CU-Boulder is no longer the reigning king of environmentally friendly colleges and universities across the nation, at least according to Sierra Magazine.
After Sierra Magazine gave CU the top spot on the “Coolest Schools” list for being green last year, the Buffs fell to 13th out of 162 surveyed schools with an overall score of 81.9 points, according to Sierra. However the lower ranking is not due to decreased sustainability on campus, said Dave Newport, director of CU Boulder’s Environmental Center.
“All our process indicators are up, we are doing more than we were doing last year when we were first [in the nation],” Newport said.
This year, according to Sierra, the magazine put more scoring emphasis on energy supply than last year, which affected CU’s score. When it comes to energy supply, CU is dependent on the utility provider because the school does not have access to as many renewable resources, Newport said.
“We’re feeling this, along with a lot of other schools; we don’t have a lot of control [over energy supply], the utility does what it’s going to do,” Newport said. “The University of Washington, who scored higher than us, has the benefit of hydropower.”
Even though CU’s clean energy supply is limited, under Colorado’s Amendment 37 Xcel Energy must produce greener energy, according to Renewable Energy World. Since the amendment passed, Newport said there has already been a large improvement.
“The quality of electricity is 14 percent greener since 2005,” Newport said.
Sierra created the rankings after evaluating surveys completed by the college or university, according to the article. The surveys were divided into ten categories, which were each worth ten points that focused on the school’s environmental goals and achievements.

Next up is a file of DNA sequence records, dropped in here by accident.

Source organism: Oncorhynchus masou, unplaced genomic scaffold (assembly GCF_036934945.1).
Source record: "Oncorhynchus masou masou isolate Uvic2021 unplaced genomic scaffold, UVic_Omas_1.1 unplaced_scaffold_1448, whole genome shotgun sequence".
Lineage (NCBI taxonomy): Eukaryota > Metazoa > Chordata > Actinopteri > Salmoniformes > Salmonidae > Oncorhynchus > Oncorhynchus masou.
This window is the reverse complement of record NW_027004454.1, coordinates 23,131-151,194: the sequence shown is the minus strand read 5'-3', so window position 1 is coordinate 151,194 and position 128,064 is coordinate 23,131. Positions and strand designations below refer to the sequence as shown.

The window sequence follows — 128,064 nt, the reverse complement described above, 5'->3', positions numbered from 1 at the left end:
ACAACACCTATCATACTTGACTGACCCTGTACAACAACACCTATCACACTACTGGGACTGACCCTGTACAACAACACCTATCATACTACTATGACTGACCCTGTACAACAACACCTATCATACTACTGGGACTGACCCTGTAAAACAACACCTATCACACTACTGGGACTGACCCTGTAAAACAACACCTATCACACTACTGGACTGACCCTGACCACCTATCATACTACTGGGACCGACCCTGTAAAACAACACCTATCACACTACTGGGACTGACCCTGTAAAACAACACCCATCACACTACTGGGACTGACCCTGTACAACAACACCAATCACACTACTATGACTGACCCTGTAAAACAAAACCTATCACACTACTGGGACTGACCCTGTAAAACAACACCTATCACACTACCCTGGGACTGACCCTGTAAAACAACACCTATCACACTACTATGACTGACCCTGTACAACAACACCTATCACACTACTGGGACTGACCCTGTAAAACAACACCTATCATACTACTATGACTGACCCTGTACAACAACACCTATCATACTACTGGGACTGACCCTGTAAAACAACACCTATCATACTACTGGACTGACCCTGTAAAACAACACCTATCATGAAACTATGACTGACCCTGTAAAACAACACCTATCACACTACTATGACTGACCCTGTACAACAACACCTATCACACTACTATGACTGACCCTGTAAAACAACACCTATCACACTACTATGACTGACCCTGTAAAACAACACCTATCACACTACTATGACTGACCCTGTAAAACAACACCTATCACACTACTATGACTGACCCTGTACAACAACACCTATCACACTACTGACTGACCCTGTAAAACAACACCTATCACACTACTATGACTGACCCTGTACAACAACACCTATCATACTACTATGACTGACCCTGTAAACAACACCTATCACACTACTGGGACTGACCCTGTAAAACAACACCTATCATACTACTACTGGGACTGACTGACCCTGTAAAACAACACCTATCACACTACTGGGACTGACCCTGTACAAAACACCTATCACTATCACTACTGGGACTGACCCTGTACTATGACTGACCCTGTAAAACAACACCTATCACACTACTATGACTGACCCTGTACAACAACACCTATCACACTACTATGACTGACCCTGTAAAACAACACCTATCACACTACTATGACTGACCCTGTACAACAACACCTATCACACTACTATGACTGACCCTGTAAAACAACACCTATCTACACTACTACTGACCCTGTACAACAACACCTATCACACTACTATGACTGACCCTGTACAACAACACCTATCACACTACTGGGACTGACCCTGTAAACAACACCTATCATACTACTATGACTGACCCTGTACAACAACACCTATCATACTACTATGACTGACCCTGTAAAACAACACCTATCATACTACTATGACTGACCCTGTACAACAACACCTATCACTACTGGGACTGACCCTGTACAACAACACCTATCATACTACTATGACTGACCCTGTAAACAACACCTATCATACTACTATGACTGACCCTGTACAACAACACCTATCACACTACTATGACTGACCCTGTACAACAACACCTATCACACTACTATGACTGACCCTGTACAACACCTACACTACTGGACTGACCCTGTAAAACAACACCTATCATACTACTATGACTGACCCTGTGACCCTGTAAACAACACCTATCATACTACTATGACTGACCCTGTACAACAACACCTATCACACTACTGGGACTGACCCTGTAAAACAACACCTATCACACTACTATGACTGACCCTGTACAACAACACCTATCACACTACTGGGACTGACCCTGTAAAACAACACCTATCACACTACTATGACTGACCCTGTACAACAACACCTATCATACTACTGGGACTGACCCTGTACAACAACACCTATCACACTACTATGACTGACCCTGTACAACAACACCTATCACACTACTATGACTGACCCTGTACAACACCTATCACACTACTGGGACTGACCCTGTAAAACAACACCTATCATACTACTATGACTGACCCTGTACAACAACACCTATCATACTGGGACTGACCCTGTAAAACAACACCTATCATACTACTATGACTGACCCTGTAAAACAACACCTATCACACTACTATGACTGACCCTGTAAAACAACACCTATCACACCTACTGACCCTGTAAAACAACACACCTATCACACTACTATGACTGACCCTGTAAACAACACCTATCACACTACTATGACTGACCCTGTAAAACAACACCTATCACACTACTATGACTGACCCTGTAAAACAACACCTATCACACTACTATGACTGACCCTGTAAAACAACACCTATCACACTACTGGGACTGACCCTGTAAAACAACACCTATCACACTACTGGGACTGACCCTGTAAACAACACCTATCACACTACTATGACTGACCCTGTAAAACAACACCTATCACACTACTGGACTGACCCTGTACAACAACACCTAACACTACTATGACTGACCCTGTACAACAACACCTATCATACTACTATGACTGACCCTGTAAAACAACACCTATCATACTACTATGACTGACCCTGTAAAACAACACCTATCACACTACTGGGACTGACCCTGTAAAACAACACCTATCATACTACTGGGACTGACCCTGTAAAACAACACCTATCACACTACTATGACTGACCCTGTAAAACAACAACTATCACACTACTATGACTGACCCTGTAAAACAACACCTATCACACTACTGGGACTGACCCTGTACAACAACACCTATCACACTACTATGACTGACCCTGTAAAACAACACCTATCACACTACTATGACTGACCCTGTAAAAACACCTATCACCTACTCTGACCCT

The categories were energy supply, efficiency, food, academics, purchasing, transportation, waste management, administration, financial investments and other initiatives. Any United States college or university with a 4-year undergraduate program was allowed to participate.
The Sierra staff then posted the list on August 16th, but soon data errors were reported and Sierra had to update the list, according to the article. The revised version led to six ranking changes and 12 other schools received minor score adjustments, the article explained. Due to the errors and changes, Newport said many schools are questioning the credibility of the results.
“There’s a quite a bit of controversy about the Sierra article and turns out they didn’t even do their arithmetic right,” Newport said. “They miscalculated, and a lot of schools are wondering if they even did the math right.”
Despite the miscalculations and the lower ranking, CU still beats out all other Colorado schools with Colorado College coming in next highest at 22nd place and rival Colorado State finishing 40th, according to Sierra. For a complete list of rankings click here.
Gabe Romano, a 19-year-old sophomore political science major, said he thinks the ranking, even with the controversy, is an honor.
“It’s great, it shows what we do as a community…I’m not surprised,” Romano said. “[Being green on campus] helps a lot, not just with Colorado. It helps as a whole.”
Barbara Petkus, a 22-year-old junior ecology and evolutionary biology major, said she was surprised for another reason.
“That surprises me that we ranked so high,” Petkus said. “I work at the recycling center on campus…I guess not a lot of things on campus strike me as green.”
While CU may no longer be top dog, Newport encourages students to continue to be environmentally conscious in three main ways: recycling, carrying a water bottle and refilling it and saving carbon through smart-energy consumption.
“It’s all the little things that matter,” Newport said.
Contact CU Independent staff writer Rose Heaphy at Josephine.email@example.com.